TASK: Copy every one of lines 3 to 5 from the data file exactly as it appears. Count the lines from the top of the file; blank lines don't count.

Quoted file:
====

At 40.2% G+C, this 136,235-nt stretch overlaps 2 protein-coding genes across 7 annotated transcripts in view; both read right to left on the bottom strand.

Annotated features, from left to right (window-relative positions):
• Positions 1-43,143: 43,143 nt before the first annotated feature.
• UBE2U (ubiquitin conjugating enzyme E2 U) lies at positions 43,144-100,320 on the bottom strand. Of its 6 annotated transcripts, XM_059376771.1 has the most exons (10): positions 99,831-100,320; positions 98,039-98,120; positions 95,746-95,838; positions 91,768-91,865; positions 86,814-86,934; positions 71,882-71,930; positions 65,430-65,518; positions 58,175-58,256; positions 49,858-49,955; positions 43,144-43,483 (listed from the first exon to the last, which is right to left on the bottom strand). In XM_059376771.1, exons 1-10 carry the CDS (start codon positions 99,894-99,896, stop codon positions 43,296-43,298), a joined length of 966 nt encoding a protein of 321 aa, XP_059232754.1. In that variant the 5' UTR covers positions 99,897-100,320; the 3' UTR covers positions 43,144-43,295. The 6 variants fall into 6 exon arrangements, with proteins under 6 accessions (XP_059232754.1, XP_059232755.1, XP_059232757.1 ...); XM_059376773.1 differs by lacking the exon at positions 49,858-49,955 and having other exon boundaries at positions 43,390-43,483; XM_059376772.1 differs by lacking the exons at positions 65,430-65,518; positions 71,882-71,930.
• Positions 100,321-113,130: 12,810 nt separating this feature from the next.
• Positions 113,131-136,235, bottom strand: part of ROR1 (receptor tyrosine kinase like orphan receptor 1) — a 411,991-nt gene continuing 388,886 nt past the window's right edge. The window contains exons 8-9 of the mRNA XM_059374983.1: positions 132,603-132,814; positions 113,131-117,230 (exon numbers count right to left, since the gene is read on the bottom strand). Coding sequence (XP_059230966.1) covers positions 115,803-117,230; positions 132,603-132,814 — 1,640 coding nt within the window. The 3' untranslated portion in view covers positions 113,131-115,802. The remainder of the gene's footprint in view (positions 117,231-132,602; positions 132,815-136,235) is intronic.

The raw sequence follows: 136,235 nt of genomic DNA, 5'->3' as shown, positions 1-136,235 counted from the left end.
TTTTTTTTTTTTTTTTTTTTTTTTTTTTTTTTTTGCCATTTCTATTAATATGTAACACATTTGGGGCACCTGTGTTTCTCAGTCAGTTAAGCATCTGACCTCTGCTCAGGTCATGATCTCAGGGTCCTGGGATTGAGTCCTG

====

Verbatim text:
• Positions 1-43,143: 43,143 nt before the first annotated feature.
• UBE2U (ubiquitin conjugating enzyme E2 U) lies at positions 43,144-100,320 on the bottom strand. Of its 6 annotated transcripts, XM_059376771.1 has the most exons (10): positions 99,831-100,320; positions 98,039-98,120; positions 95,746-95,838; positions 91,768-91,865; positions 86,814-86,934; positions 71,882-71,930; positions 65,430-65,518; positions 58,175-58,256; positions 49,858-49,955; positions 43,144-43,483 (listed from the first exon to the last, which is right to left on the bottom strand). In XM_059376771.1, exons 1-10 carry the CDS (start codon positions 99,894-99,896, stop codon positions 43,296-43,298), a joined length of 966 nt encoding a protein of 321 aa, XP_059232754.1. In that variant the 5' UTR covers positions 99,897-100,320; the 3' UTR covers positions 43,144-43,295. The 6 variants fall into 6 exon arrangements, with proteins under 6 accessions (XP_059232754.1, XP_059232755.1, XP_059232757.1 ...); XM_059376773.1 differs by lacking the exon at positions 49,858-49,955 and having other exon boundaries at positions 43,390-43,483; XM_059376772.1 differs by lacking the exons at positions 65,430-65,518; positions 71,882-71,930.
• Positions 100,321-113,130: 12,810 nt separating this feature from the next.